As Larry David says to his girlfriend, Donna, in Curb Your Enthusiasm:
“Encroachment?” she replies.
“Yes, you’re encroaching,” he says.
Now Larry may have been talking about a drink she had placed on ‘his’ part of the plane seat arm-rest, but the same principles (broadly) apply to matters of encroachment for real property.
This was recently highlighted in the, at times, comedic decision of Paridaen & Anor v Mahaside Pty Ltd. Though, I’m sure it was no laughing matter for the landowners who were being encroached on.
The applicants live on a rear ‘battle-axe’ block, with their driveway shared down the middle with another landowner also on a rear battle-axe block, by way of easement. They had been approached by the respondent landowner and developer, whose property abutted the applicants’ driveway, to seek their formal agreement by way of a ‘construction works deed’ to building a retaining wall along the shared boundary (but contained within the developer’s land).
- the applicants wisely procured a survey of the property boundary prior to works commencing to ensure it was built on the respondent’s ‘side’;
- the parties’ interpretations of that deed (and ancillary communications) differed, with the court preferring the applicants’ view that “on” the boundary meant that the retaining wall would not go over the boundary onto their property;
- it was a condition of the respondent’s development approval that the retaining wall be constructed on the respondent’s land;
- once constructed, the respondent obtained a survey which showed the wall, as built, encroached on about five square metres of the applicants’ land;
- the parties then met, over which their recollections differed, with the court once again preferring the applicants’ recollection, that they did not realise the wall, as built, encroached until construction had been completed and that the respondent agreed to “make some further enquiries and take some further advice”;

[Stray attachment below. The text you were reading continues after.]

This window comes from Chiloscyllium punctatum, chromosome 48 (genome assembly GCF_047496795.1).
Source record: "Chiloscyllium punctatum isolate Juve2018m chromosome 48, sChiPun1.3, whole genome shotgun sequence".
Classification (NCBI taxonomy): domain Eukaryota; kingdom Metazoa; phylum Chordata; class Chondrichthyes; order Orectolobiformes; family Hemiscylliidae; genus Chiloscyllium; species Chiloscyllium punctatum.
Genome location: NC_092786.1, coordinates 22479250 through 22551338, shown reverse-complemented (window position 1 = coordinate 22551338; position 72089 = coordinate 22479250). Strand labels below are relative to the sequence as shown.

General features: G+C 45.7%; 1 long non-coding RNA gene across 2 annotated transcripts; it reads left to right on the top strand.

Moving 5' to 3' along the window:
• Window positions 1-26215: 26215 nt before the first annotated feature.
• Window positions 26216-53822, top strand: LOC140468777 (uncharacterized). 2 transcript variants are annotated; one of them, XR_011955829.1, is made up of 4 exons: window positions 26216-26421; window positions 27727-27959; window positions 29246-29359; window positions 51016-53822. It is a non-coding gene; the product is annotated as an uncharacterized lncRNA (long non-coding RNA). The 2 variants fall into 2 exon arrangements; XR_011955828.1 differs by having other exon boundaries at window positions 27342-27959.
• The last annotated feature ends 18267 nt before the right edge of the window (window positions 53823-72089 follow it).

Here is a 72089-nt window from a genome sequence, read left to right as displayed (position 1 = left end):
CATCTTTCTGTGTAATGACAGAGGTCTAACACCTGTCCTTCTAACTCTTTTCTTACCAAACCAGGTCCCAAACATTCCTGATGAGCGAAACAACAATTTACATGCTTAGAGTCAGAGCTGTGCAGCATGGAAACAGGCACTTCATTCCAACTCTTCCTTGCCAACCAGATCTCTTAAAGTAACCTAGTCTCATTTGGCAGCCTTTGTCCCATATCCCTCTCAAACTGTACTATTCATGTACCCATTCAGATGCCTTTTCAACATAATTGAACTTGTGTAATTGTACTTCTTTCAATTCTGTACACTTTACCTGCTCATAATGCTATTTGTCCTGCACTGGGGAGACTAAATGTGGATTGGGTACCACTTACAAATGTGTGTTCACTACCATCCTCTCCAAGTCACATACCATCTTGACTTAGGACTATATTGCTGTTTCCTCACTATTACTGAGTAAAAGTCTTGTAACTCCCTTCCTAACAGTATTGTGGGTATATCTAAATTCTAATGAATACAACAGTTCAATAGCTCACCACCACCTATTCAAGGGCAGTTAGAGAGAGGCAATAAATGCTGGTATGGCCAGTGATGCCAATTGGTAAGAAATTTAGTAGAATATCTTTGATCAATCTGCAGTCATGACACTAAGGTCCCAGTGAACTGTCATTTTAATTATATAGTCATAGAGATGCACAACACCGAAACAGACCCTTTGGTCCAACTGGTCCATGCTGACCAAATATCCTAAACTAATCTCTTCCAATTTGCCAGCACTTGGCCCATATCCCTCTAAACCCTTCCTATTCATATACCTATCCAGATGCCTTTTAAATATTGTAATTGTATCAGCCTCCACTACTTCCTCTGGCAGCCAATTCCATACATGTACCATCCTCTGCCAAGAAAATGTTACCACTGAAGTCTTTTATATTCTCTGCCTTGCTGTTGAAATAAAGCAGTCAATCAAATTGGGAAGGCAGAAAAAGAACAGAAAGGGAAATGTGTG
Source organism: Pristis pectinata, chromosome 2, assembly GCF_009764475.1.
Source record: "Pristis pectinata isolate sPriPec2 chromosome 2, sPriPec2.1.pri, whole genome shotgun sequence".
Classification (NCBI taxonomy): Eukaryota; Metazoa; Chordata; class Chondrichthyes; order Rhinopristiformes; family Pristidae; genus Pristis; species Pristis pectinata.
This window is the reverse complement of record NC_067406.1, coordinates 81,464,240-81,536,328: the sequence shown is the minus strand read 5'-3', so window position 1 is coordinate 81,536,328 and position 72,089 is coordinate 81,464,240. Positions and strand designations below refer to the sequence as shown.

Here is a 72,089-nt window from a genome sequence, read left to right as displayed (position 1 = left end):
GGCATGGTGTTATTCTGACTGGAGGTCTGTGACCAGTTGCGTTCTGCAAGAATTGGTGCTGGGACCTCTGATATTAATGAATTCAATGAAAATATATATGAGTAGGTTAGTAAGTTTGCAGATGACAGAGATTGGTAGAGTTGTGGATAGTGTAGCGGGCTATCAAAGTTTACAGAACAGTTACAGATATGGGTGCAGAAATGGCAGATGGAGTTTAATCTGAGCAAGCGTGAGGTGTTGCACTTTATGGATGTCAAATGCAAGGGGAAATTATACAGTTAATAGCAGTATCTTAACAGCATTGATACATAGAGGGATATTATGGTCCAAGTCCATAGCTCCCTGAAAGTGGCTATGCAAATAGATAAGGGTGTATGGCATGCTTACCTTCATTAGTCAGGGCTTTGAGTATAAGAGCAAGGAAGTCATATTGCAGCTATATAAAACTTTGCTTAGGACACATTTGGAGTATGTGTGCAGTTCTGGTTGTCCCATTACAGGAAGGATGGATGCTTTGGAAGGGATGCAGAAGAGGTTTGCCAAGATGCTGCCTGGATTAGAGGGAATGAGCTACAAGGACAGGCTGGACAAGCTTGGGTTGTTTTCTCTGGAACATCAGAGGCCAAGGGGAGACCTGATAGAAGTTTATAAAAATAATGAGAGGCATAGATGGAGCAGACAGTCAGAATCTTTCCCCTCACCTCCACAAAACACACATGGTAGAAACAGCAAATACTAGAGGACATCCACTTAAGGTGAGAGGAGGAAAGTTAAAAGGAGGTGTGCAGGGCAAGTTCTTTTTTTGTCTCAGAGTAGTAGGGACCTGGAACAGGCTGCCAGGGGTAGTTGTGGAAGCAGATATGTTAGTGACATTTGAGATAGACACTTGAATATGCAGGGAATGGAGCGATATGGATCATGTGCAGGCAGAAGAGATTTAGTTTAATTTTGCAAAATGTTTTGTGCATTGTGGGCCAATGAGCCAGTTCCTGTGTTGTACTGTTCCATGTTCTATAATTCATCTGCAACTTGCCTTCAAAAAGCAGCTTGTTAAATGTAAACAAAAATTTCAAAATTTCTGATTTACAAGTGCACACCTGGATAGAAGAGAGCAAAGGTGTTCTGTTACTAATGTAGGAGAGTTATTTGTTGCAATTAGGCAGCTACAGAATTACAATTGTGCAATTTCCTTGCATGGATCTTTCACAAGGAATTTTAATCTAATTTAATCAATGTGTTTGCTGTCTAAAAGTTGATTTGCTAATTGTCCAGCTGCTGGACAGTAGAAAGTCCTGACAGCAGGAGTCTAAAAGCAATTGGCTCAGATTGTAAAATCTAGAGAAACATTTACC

- the respondent then contacted their surveyor saying “…I have discussed the plan and encroachments with my neighbour. My neighbour does not have any concerns with the encroachments. Accordingly, could you please proceed in the usual manner…”;
- the parties met again and the applicants insisted the encroachment be removed;
- the respondent lodged the plan of survey for registration notwithstanding the encroachment and readily apparent dispute;
- the court considered it was presented with unsatisfactory evidence regarding the respondent’s (who was not a suitably qualified expert) estimate of costs to remove the encroachment (ranging between $32,000 and $95,000 as the matter progressed); and
- consideration was given to the impacts of the encroachment on the future development potential under the planning scheme for the applicants’ land (as well as their obligations under the driveway easement) both of which, in effect, required that the full driveway be six metres wide and remain unobstructed.
In arriving at her decision, Bowskill J placed significant emphases on the lack of credibility of the respondent (in actions and words, including to the court), that the respondent was sophisticated and was the one who had built the retaining wall and the nature of the preceding facts (i.e. the applicants seeking a survey before construction and that there were documents between the parties supporting the applicants’ contentions).
Bowskill J accepted that the applicants had done all within their power to prevent an encroachment and should not be left with the burden of correcting the problems which flowed from it; exercising the courts discretion to order that the respondent must, at their cost, remove and re-construct the retaining wall within the property boundaries. This is a somewhat atypical exercise of the court’s discretion, with orders for compensation and resurvey or easement being much more common outcomes.
Of particular interest is the novel consideration given to future development impacts on the applicants. As one of the applicants said, in evidence, “it is not about [just] a few square metres” of encroachment, emphasising that if it was “a few square metres” somewhere else on his property he would have asked the respondent to give him “a six-pack and [they] would have gone away as friends”. Perhaps this applicant listened to another Larry David quote when he said:
“It’s always good to take something that’s happened in your life and make something of it comedically.”
Whether or not a six-pack would be adequate compensation aside, this case is an important reminder to pay careful attention to development works of your neighbours near and on property boundaries, and, if in doubt, always get a survey!
Connect with Mitchell on LinkedIn.
Think Property. Think Nicholsons.